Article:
CIA has announced the establishment of a Korea Mission Center, which it says will focus on countering military threats coming from North Korea.
“Creating the Korea Mission Center allows us to more purposefully integrate and direct CIA efforts against the serious threats to the United States and its allies emanating from North Korea,” CIA Director Mike Pompeo said in a statement on Wednesday.
“It also reflects the dynamism and agility that CIA brings to evolving national security challenges,” he added.
The mission center would be run by “experienced officers from across the Agency” under the leadership of a veteran officer as the new Assistant Director for Korea, the agency said.
The is the CIA’s eleventh center. Mission Center for Africa, Mission Center for Counter-intelligence, Mission Center for Counter-terrorism and Mission Center for Near East are some of the other centers.
Dedicating a center to a country instead of a region shows the North’s importance to the administration of President Donald Trump, which has been locked in a standoff with Pyongyang over its development of ballistic missiles and nuclear deterrents.
“Just as the threats facing our nation are dynamic, so too must the CIA continue to evolve to address them,” said CIA spokesperson Heather Fritz Horniak.
Washington has become furious over Pyongyang’s unwillingness to drop its ballistic missile and nuclear weapons programs.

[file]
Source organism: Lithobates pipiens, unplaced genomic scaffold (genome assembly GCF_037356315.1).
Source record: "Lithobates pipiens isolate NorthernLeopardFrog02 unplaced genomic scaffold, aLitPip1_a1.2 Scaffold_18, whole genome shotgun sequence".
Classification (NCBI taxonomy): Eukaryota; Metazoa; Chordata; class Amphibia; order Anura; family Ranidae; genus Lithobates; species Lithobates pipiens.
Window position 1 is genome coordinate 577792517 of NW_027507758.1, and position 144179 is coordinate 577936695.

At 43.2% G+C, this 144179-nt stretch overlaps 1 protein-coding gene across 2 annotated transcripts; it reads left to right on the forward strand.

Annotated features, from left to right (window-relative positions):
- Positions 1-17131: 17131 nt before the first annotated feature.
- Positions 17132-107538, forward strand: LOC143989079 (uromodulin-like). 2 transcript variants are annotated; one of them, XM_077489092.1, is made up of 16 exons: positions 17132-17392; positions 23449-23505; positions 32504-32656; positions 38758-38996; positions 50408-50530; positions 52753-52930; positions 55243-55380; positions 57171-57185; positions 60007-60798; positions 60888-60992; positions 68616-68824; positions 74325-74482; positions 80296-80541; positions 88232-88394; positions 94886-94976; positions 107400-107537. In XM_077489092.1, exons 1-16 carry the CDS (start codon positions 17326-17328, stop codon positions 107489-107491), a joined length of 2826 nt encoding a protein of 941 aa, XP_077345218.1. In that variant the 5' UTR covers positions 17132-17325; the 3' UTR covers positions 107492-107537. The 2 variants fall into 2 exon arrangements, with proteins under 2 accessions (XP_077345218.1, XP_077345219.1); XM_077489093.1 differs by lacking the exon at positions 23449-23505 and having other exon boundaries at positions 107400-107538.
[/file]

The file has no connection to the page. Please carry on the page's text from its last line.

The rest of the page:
The Trump administration has on many occasions threatened the North’s leader Kim Jung-un with a military response to new tests, sending warships and a nuclear submarine to Korean waters.
Trump even ordered two major attacks in Syria and Afghanistan last month, both of them viewed as stern warnings to the North.
North Korean leaders, in response, have increased their missile tests and even hinted at a new nuclear test in the coming weeks. They have also warned the US and its regional allies like South Korea, Australia and Japan of a strong military response in case of any invasion.
The mission center’s establishment came on the same day as the South’s new president, Moon Jae-in, was declared president in a decisive election victory.
Moon, who has faced criticism from opponents in his country for being anti-American, reassured them that he was on the “same page” as Trump.
Pompeo traveled to South Korea for what the US embassy there described as an “internal meeting” earlier this month.